Do your students struggle using strong word choice in their writing? This post is geared towards the upper elementary or middle school curriculum and uses the term MILLION DOLLAR WORDS when referring to word choice. It is part of the revising stage of the writing process. It is also part of a series of writing mini lessons designed for scaffolding in writing workshop.

Using good WORD CHOICE will make students’ stories more creative and descriptive. Follow these steps to find ways to exchange boring words for MILLION DOLLAR WORDS.


Use anchor charts to teach the lessons.  Place the anchor charts on a smart board and then add them as posters to a bulletin board or writing center.  With the FAAVS, point out that each letter represents a type of million dollar word and they each have a color to represent it.  Students can color-code their sentences. Also explain that many of the sense words can also be adjectives.  They were added as a separate category to help students think of ways to add million dollar words to their sentences.


Explain each of the FAAVS



It is important to use MENTOR TEXT to show students how real authors use that skill.  In my mentor text PDF included in all of the STEP-BY-STEP INTERACTIVE WRITING NOTEBOOKS, these are the books I suggest.  If you aren’t using the suggested mentor text list in your school, you don’t necessarily have to stick by the grade levels below.  If you have one of them in your classroom library already, use it!  I broke it down in grade levels for schools and districts who purchased my writing notebook programs to keep it fresh each year.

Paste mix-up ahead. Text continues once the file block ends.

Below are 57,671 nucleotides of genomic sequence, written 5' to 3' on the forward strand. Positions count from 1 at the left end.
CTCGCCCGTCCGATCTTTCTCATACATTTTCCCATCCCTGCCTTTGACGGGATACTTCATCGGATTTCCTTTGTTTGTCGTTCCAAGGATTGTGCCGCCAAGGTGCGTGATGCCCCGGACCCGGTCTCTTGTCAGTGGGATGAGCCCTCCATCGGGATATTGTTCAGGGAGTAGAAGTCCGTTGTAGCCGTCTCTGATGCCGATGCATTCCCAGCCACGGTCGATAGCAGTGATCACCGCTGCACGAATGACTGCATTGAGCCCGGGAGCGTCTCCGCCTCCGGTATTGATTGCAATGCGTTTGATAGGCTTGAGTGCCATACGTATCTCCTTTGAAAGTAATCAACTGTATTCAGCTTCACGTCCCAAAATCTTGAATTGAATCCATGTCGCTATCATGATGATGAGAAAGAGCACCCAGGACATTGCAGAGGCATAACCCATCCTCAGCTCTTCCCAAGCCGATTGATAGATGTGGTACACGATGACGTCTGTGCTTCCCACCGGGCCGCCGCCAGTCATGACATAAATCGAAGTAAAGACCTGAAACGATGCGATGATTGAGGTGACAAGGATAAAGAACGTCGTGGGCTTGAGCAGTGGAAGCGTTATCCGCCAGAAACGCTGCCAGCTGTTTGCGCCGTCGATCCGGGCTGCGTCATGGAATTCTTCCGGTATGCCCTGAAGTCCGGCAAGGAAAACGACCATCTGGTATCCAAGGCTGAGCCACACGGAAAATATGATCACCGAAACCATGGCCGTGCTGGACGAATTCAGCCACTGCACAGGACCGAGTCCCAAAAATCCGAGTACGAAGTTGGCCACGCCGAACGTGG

(I provided links to some of the books.  I use affiliates solely to keep my blog running so I can provide quality content and ideas for teacher.)

K-  Brave as a Mountain Lion by Ann Herbert Scott
Owl Moon by Jane Yolen

1st-  Quick as a Cricket by Audrey Wood
Same Smug Slug by Pamela Duncan Edwards
Fancy Nancy by Jane O’Conner

2nd-  Officer Buckle and Gloria by Peggy Rathmann
Dinorella:  A Prehistoric Fairy Tale by Pamela Duncan Edwards
Tulip Sees America by Cynthia Rylant

3rd-  The Whales by Cynthia Rylant
The Z Was Zapped by Chris Van Allsburg

4th-  The Boy Who Loved Words by Roni Schotter
Amos and Boris by William Steig
Under the Quilt of Night by Deborah Hopkinson

5th-  When Marian Sang by Pam Munoz Ryan
Noah Webster and His Words by Jeri Chase Ferris
Caves by Stephen Cramer

6th-  If Not for the Cat by Mary Blount Christian
The Man Who Carried His Heart in a Bucket
Roxaboxen by Barbara Cooney

7th-  The Bunyans by Audrey Wood
Monkey Business by Wallace Edwards
The Cat’s Pajamas by Wallace Edwards

8th-  Tiki Tiki Tembo by Arlene Mosel
Oh the Place You’ll Go by Dr. Seuss

How do you use mentor text?  

Go through the book and pick out places where the author shows good imagery.  As you read the book to the students, stop and point out the words you marked.  Here is an example form I Love You the Purplest by Barbara M. Joossee.  Say to the students, “Close your eyes and make a picture in your mind as I read a few sentences.”